The version 4 XenSource products were released in August 2007 with an update planned for the last quarter of 2007. New features in version 4 include:

  • XenMotion (XenEnterprise only) for seamless movement of virtual machines between hosts without any noticeable downtime (cf. VMware VMotion).
  • XenResourcePools (XenEnterprise only) to join virtual servers and manage virtualised resources as a logical group, supporting automatic VM placement and XenMotion with shared storage (volume-based iSCSI and file-based NFS, using the .vhd disk format), authentication, authorisation and resource configuration (similar to the model in VMware Virtual Center).
  • Xen64, a true 64-bit hypervisor providing scalability and support for enterprise applications in either a 32- or 64-bit environment with quality of service controls on resources, dynamic guest configuration and supporting up to:
    • 128GB RAM (32GB per guest, hotplug addition for supported Linux operating systems).
    • 1-32 pCPUs (1-8 vCPUs per guest).
    • 1-8 NICs (1-7 NICs per guest – hotplug addition and removal).
    • 1-128 storage repositories (16TB per repository with hotpluggable disks).
  • XenCenter, which provides a graphical virtualisation management interface, with guided wizards and guest templates for host and resource pool configuration on multiple servers, storage and networking configuration and management, VM lifecycle management and import/export (cf. VMware Virtual Center). Whilst CLI commands are also available XenCenter is a Microsoft.NET application for Windows operating systems which makes use of the latest Windows user interface standards. Because XenCenter makes use of a distributed configuration database there is no dependency on a single SQL Server and management can fail over between virtual host servers.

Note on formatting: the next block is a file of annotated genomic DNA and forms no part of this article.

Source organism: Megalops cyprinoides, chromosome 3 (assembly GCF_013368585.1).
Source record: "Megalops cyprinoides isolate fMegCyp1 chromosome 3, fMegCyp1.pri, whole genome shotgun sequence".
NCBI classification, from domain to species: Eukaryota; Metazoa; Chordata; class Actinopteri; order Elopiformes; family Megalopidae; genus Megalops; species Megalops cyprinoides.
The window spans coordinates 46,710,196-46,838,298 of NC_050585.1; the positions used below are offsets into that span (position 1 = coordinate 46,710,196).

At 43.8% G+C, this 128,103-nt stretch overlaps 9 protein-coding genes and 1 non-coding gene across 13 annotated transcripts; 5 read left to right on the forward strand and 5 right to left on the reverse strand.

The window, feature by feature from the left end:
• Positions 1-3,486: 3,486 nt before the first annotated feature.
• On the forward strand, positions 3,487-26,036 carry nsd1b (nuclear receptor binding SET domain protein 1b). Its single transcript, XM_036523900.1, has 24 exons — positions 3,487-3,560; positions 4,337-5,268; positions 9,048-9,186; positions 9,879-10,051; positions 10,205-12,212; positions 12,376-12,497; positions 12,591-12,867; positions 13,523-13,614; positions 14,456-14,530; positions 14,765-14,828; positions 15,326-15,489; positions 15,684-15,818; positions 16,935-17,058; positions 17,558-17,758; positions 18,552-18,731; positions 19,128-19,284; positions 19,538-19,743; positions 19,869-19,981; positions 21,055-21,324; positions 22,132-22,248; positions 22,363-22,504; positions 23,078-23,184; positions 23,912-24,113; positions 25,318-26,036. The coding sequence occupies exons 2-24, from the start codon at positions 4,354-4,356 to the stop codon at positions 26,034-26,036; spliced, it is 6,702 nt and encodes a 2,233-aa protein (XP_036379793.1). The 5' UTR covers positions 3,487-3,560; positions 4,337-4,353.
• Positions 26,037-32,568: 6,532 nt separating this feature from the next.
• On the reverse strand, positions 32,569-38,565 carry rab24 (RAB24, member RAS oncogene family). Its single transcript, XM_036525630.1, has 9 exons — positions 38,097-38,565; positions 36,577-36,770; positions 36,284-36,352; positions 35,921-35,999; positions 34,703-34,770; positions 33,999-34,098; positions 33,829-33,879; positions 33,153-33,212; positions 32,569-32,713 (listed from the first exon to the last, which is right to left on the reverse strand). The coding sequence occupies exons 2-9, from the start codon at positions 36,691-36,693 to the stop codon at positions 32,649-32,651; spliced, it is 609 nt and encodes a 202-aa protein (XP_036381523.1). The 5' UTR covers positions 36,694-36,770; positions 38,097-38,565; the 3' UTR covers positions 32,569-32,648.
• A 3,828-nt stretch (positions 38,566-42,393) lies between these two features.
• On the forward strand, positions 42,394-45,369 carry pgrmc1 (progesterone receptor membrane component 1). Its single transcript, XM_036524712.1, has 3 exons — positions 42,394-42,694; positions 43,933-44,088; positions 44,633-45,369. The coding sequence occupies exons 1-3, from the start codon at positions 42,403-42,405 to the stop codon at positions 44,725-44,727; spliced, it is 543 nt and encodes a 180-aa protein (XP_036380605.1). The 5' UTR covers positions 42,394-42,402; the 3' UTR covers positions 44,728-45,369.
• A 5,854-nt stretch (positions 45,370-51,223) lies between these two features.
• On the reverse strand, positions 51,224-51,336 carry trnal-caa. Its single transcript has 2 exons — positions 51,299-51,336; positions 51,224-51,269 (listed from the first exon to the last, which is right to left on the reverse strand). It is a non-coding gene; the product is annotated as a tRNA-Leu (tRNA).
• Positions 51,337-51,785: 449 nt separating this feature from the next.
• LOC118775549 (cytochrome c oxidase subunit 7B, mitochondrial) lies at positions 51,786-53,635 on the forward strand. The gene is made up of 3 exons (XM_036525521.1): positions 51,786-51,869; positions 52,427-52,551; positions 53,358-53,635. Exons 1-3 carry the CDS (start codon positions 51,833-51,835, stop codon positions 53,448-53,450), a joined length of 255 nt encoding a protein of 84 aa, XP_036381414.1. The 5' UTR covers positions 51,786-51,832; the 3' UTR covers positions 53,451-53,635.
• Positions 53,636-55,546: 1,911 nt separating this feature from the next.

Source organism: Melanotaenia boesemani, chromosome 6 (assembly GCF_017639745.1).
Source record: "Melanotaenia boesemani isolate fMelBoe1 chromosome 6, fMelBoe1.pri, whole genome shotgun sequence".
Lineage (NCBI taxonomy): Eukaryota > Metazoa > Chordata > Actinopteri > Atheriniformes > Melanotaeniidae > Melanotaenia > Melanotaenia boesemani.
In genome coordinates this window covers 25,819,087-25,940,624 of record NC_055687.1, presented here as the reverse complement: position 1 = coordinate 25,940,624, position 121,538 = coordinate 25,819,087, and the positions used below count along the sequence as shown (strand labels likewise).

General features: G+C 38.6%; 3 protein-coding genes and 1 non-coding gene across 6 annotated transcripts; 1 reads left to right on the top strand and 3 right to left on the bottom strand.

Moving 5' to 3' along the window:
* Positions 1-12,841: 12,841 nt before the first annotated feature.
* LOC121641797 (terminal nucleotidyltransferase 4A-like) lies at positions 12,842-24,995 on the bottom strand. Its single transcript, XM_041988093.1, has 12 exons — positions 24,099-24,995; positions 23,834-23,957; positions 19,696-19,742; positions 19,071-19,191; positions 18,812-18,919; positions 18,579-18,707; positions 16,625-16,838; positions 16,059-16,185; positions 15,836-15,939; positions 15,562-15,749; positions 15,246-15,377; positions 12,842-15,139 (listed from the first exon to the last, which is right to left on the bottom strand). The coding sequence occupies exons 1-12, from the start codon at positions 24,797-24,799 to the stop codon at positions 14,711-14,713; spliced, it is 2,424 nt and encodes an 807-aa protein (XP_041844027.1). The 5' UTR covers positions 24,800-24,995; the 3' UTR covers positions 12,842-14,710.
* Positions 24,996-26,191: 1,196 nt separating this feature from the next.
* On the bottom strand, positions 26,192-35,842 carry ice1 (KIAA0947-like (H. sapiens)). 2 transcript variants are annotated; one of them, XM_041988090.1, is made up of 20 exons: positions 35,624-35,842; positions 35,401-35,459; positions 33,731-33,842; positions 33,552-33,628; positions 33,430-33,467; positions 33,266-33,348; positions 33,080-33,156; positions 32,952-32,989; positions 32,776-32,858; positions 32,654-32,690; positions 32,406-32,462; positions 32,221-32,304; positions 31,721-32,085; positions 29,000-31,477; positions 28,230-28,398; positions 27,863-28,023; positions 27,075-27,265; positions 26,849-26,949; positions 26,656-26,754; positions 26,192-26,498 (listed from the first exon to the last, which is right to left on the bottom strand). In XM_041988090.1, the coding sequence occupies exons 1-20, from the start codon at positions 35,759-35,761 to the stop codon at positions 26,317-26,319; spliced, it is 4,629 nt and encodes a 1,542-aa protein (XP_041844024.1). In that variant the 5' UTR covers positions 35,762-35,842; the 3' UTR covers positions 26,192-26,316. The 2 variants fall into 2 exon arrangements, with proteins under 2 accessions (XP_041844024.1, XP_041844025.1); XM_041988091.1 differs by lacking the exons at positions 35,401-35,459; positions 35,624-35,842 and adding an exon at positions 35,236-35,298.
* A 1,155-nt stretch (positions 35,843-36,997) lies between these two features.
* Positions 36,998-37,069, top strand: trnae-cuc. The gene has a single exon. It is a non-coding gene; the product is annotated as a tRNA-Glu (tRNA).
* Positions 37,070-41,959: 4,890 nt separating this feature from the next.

• XenAPI, a secure and remoteable programming interface for third-party and customer integration with existing products and processes including the xe commands for system control.

One example of the XenSource approach to providing additional functionality through partnerships is the agreement with Symantec whereby Symantec (formerly Veritas) Storage Foundation will be embedded into XenEnterprise (providing dynamic fibre-channel multipathing for redundancy, load balancing, resilience and speed); a new product called XenEnterprise High Availability will be developed for virtual machine failover; and Veritas NetBackup will be offered for data protection and backup of critical applications running on XenEnterprise virtual machines (via the NetBackup Agent, also supporting snapshots when used with Symantec Storage Foundation). Rather than re-certify systems for virtualisation, XenSource will accept Symantec’s certified plugins for common OEM architectures and, because Symantec Storage Foundation is already widely deployed, existing investments can be maintained.

In terms of demonstration, I was impressed by what I saw. XenSource demonstrated a bare metal installation in around 10 minutes and were able to show all the standard virtualisation demonstrations (e.g. running a ping, copying files, or watching a video whilst performing a live migration with no noticeable break in service). The XenCenter console can be switched between VNC and RDP communications and Xen makes use of is own .xva Xen virtual appliance format with Microsoft .vhd virtual hard disks. Conversion from VMware .vmdk files is possible using the supplied migration tools (there are Linux P2V tools included with the XenSource products but for Windows migrations it’s necessary to use products from partners such as PlateSpin and LeoStream) and templated installations can also be performed with simple conversion between running VMs and templates. When cloning virtual machines, there are options for “fat clones” whereby the whole disk is copied or thin provisioning using the same image and a differencing drive. Virtual machines can use emulated drivers or XenSource Tools can be installed for greater control from the console. Storage can be local, NFS or iSCSI based with fibre channel storage and logical volume management expected in the next release.

It’s clear that XenSource see VMware as their main competitor in the enterprise space and it looks to me as if they have a good product which provides most of the functionality in VMware VI3 Enterprise Edition (all of the functionality in VMware VI3 Standard Edition) at a significantly lower price point. The Citrix aquisition will provide the brand ownership that many sceptics will want to see before they buy an open source product, the partnership model should yield results in terms of flexibility in operations and it’s clear that the development pace is rapid. With XenSource going from strength to strength and Microsoft Windows Server Virtualization due to arrive around the middle of next year, VMware need to come up with something good if they want to retain their dominance of the x86 virtualisation market.